Catalinbread replicates one of Phil Collins and Bruce Springsteen’s favourite ‘80s studio tricks in a compact guitar effects pedal with the CBX Gated Reverb

Catalinbread CBX Gated Reverb
(Image credit: Catalinbread )

Outboard studio gear is often beyond the reach of most guitarists so it is especially exciting when one of the most bankable effects companies comes out with a new pedal that offers some studio magic in a compact stompbox, and Catalinbread has done just that with the launch of the CBX Gated Reverb.

Gated reverb, you might ask, what is this when it’s at home? Well, simply, it’s reverb pedal with an adjustable gate that can kick in and snip off the reverb tail and leave your sound tidy, polished and yet still with that sense of space. 

It is a sound all of us are familiar with having rose to prominence during the ‘80s, when artists such as Phil Collins and Bruce Springsteen deployed it to give their records that super-pro sheen. And it was not always on electric guitar. Gated reverb was often just the thing to gussy up a snare drum sound. 

Use it on guitar, however, and you might not take it off. At least, that’s what Catalinbread is thinking, and it offers players plenty of control over their sound without overcomplicating matters. 

Back in the day, if you wanted to create a gated reverb sound, you would have wanted a Solid State Logic SL4000 Talkback Mic channel and AMS RMX16 digital reverb unit to hand. Now, you have just five knobs to familiarise yourself with: Lag, Gate, Verb, Mix and Pre, with some of these controls interacting with each other for some very interesting results.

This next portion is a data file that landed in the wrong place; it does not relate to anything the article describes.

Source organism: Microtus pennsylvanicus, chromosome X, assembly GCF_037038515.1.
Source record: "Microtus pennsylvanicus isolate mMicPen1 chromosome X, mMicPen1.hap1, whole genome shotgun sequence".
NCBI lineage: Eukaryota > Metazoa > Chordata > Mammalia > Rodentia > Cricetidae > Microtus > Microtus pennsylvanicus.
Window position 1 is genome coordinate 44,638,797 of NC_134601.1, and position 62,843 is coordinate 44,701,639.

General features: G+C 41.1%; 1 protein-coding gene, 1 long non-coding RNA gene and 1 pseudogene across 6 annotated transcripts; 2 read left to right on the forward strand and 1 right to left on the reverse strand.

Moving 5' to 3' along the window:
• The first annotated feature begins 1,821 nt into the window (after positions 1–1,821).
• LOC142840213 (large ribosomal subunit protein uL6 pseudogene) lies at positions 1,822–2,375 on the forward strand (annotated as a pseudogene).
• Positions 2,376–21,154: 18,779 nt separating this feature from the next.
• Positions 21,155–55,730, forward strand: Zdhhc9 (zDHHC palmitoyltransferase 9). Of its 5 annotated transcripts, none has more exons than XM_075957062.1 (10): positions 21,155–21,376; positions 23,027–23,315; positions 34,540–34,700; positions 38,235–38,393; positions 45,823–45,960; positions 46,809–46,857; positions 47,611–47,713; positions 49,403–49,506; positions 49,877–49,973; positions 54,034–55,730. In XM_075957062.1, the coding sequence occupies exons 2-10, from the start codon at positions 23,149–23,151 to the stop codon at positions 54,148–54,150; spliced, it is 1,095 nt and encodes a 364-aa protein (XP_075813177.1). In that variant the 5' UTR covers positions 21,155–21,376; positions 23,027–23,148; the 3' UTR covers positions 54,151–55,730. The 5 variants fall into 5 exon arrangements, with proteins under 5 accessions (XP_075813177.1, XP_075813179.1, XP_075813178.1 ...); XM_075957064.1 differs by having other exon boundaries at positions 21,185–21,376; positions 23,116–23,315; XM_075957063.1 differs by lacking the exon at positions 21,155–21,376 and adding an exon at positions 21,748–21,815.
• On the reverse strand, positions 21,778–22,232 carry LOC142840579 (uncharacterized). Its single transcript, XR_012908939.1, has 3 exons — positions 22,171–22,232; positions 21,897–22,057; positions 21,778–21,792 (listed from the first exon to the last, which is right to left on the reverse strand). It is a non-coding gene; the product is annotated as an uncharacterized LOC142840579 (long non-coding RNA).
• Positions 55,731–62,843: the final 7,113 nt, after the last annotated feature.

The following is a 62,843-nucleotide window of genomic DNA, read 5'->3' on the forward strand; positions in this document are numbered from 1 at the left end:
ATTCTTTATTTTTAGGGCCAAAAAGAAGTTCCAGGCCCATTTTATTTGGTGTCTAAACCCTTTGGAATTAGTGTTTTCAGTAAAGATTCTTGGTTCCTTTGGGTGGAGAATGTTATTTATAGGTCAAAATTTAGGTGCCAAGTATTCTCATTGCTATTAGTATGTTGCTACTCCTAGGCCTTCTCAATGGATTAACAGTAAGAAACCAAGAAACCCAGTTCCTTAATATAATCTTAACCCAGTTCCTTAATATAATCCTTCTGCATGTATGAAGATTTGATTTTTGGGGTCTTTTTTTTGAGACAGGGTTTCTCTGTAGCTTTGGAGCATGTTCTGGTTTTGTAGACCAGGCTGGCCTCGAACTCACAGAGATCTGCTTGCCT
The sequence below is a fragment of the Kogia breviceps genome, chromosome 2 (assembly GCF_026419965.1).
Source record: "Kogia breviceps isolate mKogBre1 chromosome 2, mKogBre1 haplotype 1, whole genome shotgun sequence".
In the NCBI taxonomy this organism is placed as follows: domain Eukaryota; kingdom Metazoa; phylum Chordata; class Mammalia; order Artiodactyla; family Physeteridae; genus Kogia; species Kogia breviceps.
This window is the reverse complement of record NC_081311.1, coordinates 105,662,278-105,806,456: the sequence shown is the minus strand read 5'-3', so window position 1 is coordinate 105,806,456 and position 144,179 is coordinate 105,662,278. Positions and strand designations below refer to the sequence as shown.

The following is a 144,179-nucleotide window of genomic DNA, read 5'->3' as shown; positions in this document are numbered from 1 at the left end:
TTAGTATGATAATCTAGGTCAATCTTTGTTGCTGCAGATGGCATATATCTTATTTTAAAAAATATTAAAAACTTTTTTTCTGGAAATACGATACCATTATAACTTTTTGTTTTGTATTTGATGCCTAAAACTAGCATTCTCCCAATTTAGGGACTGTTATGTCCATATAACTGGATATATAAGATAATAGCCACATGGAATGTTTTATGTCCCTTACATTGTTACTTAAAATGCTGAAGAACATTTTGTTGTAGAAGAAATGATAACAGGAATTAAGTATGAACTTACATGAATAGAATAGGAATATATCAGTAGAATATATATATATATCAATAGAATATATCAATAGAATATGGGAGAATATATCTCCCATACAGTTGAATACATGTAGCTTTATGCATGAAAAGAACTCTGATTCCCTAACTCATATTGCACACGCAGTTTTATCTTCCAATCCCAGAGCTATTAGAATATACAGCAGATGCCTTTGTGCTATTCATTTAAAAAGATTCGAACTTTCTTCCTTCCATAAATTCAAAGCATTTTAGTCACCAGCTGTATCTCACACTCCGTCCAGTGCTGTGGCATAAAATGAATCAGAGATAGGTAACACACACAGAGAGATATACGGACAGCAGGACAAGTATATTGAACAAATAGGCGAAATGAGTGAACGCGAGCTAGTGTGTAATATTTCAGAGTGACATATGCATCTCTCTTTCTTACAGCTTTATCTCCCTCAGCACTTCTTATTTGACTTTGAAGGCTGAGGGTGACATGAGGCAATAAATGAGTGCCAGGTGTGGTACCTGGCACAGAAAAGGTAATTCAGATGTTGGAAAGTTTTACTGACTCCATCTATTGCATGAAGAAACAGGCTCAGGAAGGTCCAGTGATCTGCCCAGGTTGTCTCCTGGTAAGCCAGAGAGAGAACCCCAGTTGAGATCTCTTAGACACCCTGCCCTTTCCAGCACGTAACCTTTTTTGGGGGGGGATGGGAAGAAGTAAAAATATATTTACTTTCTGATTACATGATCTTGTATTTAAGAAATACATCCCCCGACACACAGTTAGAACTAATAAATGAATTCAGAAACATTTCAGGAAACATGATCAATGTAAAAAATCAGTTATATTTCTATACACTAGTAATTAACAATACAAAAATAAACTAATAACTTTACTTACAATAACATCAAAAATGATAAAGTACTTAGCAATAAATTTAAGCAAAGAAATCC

Catalinbread CBX Gated Reverb

(Image credit: Catalinbread )

Mix is the most self-explanatory dial, controlling the balance between wet/dry signals. Max it out and it’s 100 per cent reverb, no dry guitar. Fully counterclockwise and it’s dry.

Lag adjusts the amount of delay between sounding a note and the onset of the gate. Catalinbread advises us to “think of it as a pre-delay control for the gate” and you can use it to enhance your picking attack and also to dial in some slapback or quasi-reverse sounds.

Gate controls the sensitivity of the gate. The more you turn this clockwise, the more sensitive the gate. When you turn this fully counterclockwise, the gate is inactive. With the gate out of the signal, the Verb controls the length of the reverb tail but when the gate is in play, i.e., the Gate is anywhere above zero, it could be better described as a thickness control.

You can dime this for some heady thick reverb, that nonetheless cuts out just as the note you’ve played has just decayed enough to trigger the gate. At its extreme, you can dial in some “huge, harmonically rich reverb”.

Finally, Pre controls the level of the preamp, which can magically sweeten your sound and helping with that whole “always on” appeal.

The CBX Gated Reverb is available now and it’s priced £179/$199. Head over to Catalinbread for more information.

Jonathan Horsley

Jonathan Horsley has been writing about guitars and guitar culture since 2005, playing them since 1990, and regularly contributes to MusicRadar, Total Guitar and Guitar World. He uses Jazz III nylon picks, 10s during the week, 9s at the weekend, and shamefully still struggles with rhythm figure one of Van Halen’s Panama.